If you’re a Beatles fan, you’ve undoubtedly come across Dennis Elsas’ 1974 John Lennon interview. That Walls and Bridges-era talk has been featured in The Beatles Anthology, Ron Howard’s Eight Days a Week, and the PBS film LENNONYC. But the Queens-bred Elsas was only getting started in a career that now spans 50 years on New York radio.
As the decades rolled by, Elsas hosted Joni Mitchell, Paul Simon, Pete Townshend and countless other music legends on the job at WNEW-FM and, since 2000, at WFUV. While preparing to celebrate with a 50th anniversary broadcast (Monday, July 12, 2021 at 2 p.m. ET on WFUV)), Elsas spoke with Showbiz Cheat Sheet about his run as an on-air personality — and the surprisingly cooperative rock stars he’s interviewed over the years.
Dennis Elsas’ John Lennon interview was only the beginning of a legendary NYC radio career
Though his historic John Lennon interview marked only one stop along the way, Elsas’ Sept. ’74 sitdown with the former Beatle definitely stands as a highlight of his career on terrestrial and satellite radio. On his website (DennisElsas.com), Elsas calls Lennon’s visit “without question my most memorable interview and on-air experience.”
Over the course of two hours, Lennon spun 45 rpm records, cracked jokes, did the weather report, and previewed Walls and Bridges. Elsas gave Lennon plenty of leeway and made the songwriter-performer feel very comfortable in the booth. Eventually, Elsas turned to questions he’d been dying to ask.
“Lennon comes [to WNEW] to talk about Walls and Bridges. And in the back of my head, I just want to talk about The Beatles,” Elsas told Showbiz Cheat Sheet by phone. “It’s four years since they split up. All anybody wants to know is, ‘Are they getting back together?’ At some point, I want to ask him that.”
So Elsas bided his time. After randomly pulling out the Yesterday and Today album, Lennon volunteered a story about the notorious LP cover shoot (with the butchered baby dolls). “Suddenly, I realized [Lennon] is a Beatles fan, too,” Elsas recalled thinking. And off they went, delving deep into Beatles history and the state of Lennon’s life in late ’74.
Elsas recalled the rock legends he’s interviewed as above all ‘extremely gracious’
While there’s nothing like a relaxed John Lennon with the tape rolling, Elsas has sat with a few rock stars (Townshend and Mitchell among them) known for bouts of prickliness and/or dismissiveness. But Elsas, whose remarkably warm presence comes across instantly on the air, couldn’t recall having a problem with anyone.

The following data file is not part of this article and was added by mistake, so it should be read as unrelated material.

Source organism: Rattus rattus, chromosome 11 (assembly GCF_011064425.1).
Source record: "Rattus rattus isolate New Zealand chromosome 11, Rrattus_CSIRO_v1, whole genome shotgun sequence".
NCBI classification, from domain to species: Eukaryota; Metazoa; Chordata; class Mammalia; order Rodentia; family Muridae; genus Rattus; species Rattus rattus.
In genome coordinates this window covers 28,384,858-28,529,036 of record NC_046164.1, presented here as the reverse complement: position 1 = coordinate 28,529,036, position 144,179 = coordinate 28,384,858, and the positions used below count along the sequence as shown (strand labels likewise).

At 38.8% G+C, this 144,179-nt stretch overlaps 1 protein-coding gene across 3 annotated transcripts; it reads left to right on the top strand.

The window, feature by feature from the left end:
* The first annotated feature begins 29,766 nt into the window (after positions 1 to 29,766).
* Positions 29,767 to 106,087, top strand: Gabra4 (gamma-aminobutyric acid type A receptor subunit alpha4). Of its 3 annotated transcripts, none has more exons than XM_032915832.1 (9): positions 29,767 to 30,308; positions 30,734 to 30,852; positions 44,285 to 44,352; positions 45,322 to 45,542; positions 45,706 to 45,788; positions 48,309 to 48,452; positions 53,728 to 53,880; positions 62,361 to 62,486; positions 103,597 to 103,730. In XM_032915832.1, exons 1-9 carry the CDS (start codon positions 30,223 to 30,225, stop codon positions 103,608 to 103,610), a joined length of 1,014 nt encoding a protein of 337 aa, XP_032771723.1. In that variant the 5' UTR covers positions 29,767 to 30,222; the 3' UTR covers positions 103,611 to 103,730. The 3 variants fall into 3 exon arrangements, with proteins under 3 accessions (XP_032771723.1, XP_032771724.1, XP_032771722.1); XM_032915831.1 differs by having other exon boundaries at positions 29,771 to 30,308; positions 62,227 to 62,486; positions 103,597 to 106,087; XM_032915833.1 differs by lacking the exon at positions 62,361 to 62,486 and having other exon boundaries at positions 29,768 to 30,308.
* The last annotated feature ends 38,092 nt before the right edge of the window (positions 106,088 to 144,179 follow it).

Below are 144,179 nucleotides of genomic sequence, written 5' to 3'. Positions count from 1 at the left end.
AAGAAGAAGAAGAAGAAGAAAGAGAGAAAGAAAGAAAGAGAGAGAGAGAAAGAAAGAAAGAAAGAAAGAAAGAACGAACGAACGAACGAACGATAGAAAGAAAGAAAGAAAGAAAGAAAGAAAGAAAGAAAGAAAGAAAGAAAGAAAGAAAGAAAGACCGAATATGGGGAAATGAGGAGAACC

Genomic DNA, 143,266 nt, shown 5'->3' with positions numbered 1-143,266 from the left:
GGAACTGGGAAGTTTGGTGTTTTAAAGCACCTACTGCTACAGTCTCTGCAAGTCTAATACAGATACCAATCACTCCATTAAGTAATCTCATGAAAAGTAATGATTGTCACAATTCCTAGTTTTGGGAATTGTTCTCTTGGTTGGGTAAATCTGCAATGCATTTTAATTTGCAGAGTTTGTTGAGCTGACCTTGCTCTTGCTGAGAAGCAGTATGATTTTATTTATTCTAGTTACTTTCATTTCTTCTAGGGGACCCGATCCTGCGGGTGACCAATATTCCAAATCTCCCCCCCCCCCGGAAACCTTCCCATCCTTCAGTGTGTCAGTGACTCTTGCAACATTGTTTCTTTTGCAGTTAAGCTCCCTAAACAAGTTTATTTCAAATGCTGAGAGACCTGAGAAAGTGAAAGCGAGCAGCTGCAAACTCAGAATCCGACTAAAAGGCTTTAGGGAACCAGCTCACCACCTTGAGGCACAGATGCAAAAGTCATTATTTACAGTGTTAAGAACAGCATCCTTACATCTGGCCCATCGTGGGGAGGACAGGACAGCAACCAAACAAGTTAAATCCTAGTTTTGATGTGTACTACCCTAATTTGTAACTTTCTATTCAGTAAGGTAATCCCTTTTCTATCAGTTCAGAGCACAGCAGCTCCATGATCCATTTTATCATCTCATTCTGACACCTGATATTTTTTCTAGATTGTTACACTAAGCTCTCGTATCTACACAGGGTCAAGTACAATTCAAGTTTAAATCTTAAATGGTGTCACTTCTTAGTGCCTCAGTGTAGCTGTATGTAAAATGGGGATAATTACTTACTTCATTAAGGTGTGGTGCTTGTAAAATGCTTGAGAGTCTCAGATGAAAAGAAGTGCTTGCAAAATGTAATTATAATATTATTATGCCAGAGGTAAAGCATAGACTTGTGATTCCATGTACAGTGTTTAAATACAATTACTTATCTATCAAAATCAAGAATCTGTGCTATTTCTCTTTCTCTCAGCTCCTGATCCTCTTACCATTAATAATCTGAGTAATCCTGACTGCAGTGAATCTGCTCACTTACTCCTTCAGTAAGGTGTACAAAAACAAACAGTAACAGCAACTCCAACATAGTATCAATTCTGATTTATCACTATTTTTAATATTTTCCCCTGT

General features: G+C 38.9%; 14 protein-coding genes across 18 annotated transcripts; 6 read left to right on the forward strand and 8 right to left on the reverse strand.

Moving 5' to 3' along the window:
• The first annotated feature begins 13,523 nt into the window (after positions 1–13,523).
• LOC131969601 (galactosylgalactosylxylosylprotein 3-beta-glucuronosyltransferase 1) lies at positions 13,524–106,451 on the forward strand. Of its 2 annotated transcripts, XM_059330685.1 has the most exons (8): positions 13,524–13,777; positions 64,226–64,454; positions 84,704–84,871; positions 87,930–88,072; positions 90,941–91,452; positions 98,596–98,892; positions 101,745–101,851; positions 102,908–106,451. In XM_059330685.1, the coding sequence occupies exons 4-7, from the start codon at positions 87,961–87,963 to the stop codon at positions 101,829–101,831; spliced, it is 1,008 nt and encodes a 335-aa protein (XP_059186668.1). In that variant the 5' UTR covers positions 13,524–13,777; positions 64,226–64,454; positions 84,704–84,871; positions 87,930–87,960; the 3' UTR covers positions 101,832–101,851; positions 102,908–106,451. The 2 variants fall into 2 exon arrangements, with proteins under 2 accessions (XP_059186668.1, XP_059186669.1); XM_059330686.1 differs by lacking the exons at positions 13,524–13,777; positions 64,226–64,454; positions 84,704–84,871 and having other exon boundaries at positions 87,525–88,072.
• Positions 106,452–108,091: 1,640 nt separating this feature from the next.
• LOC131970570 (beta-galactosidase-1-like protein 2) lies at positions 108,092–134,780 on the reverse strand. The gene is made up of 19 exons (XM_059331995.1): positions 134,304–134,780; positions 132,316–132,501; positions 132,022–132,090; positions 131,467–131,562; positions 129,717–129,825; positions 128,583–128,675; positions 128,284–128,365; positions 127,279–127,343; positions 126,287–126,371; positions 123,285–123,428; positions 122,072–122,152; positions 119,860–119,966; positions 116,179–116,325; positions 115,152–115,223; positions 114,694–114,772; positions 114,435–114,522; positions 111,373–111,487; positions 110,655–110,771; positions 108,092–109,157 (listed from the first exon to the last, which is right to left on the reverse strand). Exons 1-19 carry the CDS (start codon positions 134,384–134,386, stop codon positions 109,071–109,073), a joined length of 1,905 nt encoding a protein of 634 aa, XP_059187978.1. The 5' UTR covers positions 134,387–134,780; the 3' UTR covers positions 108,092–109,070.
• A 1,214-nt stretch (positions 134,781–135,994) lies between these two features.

“People say to me, ‘Who wasn’t nice to you? Who was difficult?’ I’m amazed to say that just about everyone I’ve spoken to, they were all extremely gracious,” Elsas told me. “I’m always aware that an artist is probably there, first and foremost, to promote something. And I’m always attuned to that. I always make sure they know I’m there to help them with that.”
Elsas noted Mitchell’s ’80s visit to WNEW as an example. “She was there in the 1980s to discuss this brand-new album, which is clearly nothing like ‘Both Sides, Now’ or ‘You Turn Me On, I’m a Radio.’ Ultimately, we’ve talked and talked and then I somehow get her to tell me the story behind ‘Both Sides, Now.’”
Elsas’ warm, inviting approach has been the key to his 50 years on NYC radio
In every interview over the past 50 years, the clear common denominator has been Elsas’ welcoming approach. After a while, great artists always seem to open up about their most esteemed works (i.e., what many listeners want to hear). “All these people, they seemed to be very happy and safe and comfortable and open to questions,” Elsas told Showbiz Cheat Sheet.
That’s how he lasted nearly 30 years at WNEW — and has been at WFUV for two decades and counting. Earlier in ’21, Elsas checked in with old friend Ringo Starr upon the release of the former Beatle’s new album. And Ringo naturally opened up to Elsas about recording during a pandemic. On his 50th, here’s to Elsas spinning many more classics and keeping the essential interviews coming.
Tune in for Dennis Elsas’ 50th anniversary Monday, July 12, 2021, from 2-6 p.m. ET on 90.7 FM in New York and streaming online at WFUV.org.
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